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SA election tough to predict

On the numbers, it will take little more than a two per cent swing to deliver victory to Labor over the Liberal government in South Australia’s election.

Labor needs to pick up just four Liberal seats and have other results fall their way to seize the benches.

But factor in the impacts of the COVID-19 pandemic, shifting electoral boundaries, a surge in pre-poll and postal voting, and a swag of high-profile independent candidates, and the result is anything but easy to predict.

In fact, the outcome of the March 19 poll may not be known for several days after election night and could come down to one of the major parties doing a deal to form a minority government.

In parliament, the Liberals hold 22 of the 47 House of Assembly seats to Labor’s 19.

There are also six independents, although three were elected as Liberals in 2018 but split from the government to sit on the cross bench for a variety of reasons.

At least two, Dan Cregan in Kavel and Fraser Ellis in Narungga, could be re-elected but the Liberals can really only count on the support of Mr Ellis to help them stay in power.

Two of the other independents, Frances Bedford and Geoff Brock, are contesting different seats after boundary changes shifted many of their supporters into neighbouring electorates.

Ms Bedford and Mr Brock would likely support Labor to form government but are not certain to be returned.

Mr Brock is up against Deputy Premier and Industry Minister Dan van Holst Pellekaan in Stuart while Ms Bedford is bidding to win Newland, the government’s most marginal seat and one clearly on Labor’s hit list.

Ms Bedford’s move has left the ALP in the box seat to win her old seat of Florey but the party also needs Newland, the northeast seat of King, inner-city seat of Adelaide and southern suburbs seat of Elder to reach the magical 24, enough to govern in its own right.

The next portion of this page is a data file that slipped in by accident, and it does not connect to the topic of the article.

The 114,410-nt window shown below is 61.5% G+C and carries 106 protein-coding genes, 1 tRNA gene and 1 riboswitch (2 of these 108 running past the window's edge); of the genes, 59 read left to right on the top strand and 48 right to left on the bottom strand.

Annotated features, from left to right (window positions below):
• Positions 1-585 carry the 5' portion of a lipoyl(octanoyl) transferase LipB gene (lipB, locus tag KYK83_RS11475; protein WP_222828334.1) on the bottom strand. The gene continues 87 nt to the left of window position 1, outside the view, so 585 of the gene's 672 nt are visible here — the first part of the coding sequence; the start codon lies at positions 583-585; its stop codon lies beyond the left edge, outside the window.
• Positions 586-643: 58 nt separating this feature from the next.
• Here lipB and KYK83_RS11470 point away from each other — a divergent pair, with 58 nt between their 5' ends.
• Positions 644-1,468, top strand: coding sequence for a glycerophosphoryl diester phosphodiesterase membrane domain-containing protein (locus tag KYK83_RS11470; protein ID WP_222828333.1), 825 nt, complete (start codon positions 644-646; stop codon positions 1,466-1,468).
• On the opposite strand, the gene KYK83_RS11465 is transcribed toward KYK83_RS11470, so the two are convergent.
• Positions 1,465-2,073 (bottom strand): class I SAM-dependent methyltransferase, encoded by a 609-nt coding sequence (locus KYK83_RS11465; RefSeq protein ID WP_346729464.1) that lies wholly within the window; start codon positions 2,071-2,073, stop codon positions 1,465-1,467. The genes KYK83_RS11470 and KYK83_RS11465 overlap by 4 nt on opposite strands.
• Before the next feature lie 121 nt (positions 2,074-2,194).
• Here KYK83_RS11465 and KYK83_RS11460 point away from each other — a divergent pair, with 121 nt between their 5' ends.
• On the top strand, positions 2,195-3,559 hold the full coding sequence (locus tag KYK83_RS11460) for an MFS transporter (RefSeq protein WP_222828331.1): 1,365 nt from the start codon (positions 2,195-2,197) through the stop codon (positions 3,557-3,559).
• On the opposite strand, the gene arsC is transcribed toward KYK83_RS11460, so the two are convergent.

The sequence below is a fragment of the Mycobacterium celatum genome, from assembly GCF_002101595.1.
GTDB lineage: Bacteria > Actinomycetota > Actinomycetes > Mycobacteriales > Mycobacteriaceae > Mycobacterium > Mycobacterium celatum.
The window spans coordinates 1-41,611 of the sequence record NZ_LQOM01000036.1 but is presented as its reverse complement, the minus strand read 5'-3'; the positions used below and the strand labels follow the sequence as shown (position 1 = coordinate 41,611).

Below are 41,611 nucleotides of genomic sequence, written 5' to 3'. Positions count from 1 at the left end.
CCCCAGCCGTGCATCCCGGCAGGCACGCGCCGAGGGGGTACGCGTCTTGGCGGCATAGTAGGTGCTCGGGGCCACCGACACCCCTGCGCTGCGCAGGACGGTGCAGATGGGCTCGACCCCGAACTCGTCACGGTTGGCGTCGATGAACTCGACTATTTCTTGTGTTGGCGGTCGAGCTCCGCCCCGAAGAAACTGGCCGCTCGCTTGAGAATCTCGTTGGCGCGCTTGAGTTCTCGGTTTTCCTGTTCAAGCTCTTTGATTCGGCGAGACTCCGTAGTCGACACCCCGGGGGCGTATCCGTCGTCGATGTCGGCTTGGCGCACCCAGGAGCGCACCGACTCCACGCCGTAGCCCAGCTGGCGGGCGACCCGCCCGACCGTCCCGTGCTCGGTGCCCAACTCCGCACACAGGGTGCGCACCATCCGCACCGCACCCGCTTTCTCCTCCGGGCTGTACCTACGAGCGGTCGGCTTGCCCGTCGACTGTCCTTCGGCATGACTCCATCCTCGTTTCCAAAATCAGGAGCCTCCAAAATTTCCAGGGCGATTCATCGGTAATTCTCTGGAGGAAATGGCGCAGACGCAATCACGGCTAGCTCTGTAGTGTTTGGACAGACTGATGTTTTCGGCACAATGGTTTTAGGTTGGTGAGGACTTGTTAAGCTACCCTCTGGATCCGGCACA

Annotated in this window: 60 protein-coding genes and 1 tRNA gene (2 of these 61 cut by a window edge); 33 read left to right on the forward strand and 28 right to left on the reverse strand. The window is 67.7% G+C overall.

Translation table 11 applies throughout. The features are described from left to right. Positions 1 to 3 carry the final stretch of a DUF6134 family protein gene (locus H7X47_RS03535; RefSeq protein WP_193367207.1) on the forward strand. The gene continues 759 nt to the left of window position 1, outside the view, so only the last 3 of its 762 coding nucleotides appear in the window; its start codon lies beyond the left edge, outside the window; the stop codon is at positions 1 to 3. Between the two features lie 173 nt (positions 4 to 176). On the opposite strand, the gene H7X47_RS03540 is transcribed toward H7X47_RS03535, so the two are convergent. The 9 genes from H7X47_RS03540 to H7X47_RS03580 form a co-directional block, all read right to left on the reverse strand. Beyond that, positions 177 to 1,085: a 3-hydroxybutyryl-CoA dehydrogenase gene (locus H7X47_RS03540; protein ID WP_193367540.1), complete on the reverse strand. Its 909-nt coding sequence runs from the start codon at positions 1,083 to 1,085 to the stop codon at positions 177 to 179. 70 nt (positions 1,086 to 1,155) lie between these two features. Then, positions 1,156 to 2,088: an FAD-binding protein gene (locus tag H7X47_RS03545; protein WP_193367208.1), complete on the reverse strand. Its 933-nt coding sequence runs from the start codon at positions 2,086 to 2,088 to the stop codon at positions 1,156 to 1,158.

On the Liberal side, Mr Brock’s move leaves the party favoured to pick up his old seat of Frome but it still needs another Labor electorate to get it across the line, assuming it retains all its existing seats.

That could be Mawson, where more boundary changes have left Leon Bignell in a tough battle after winning by little more than 100 votes at the last election.

If you’re confused yet, it’s not surprising.

Academic Sarah Moulds says things might come down to a contest, in voters’ eyes, between the structural problems, in areas such as health, planning, economic participation and housing, associated with 16 previous years of Labor rule and more immediate problems in the same areas that will work against the Liberals.

The senior in law, justice and society at the University of South Australia believes the rise of the independents will also have an impact, with voters keen for there to be an influential crossbench in the next parliament.

“There’s a lot of South Australians who respect some of these independents even if they don’t completely agree with them,” she said.

“It’s part of a national trend.”

But Dr Moulds says while the impact of COVI-19 will clearly result in a surge in pre-poll and postal ballots, it’s more difficult to determine how the government’s response to the pandemic, will affect voting intentions.

“People do want decisive, strong action from leaders, including restrictive impacts on their life,” she said.

“But there’s a time frame on when they start to reject that and I think we’ve definitely hit that moment.”

Premier Steven Marshall has continually hailed his government’s response to the pandemic and urged voters to stick with the government, pointing to what has been achieved in the past four years.

The state has the fastest-growing economy in the nation, low unemployment and record exports.

The premier has also taken what he’s described as a prudent approach in terms of election promises, insisting, a week from the election, that the government’s sweeteners amount to less than $300 million.

For his part, Labor leader Peter Malinauskas has gone big.

On his own scorecard, the party’s pledges have hit $2.7 billion, including almost $600 million for a groundbreaking hydrogen energy plant and hundreds of millions to upgrade hospitals and employ more doctors, nurses and paramedics.

That has raised howls from the government questioning how Labor can afford such largess, something voters will likely have to wait until just before election day to find out.

In last week’s debate, Mr Marshall described this election as the most important in the history of the state and not the time to take a risk with a return to Labor rule.

“This election is about who you trust to deliver certainty and a strong future,” he said.

“The choice is extraordinarily stark.”

Mr Malinauskas said in the midst of the ongoing pandemic, the election was coming at a “truly remarkable moment”, similar to what the nation faced in the period after World War II.

“We have such a moment in time right now,” he said.

“Where the legacy of COVID is a moment in time where for just once, as a people, we decide to think about the long term, the long term for everybody’s interests.”

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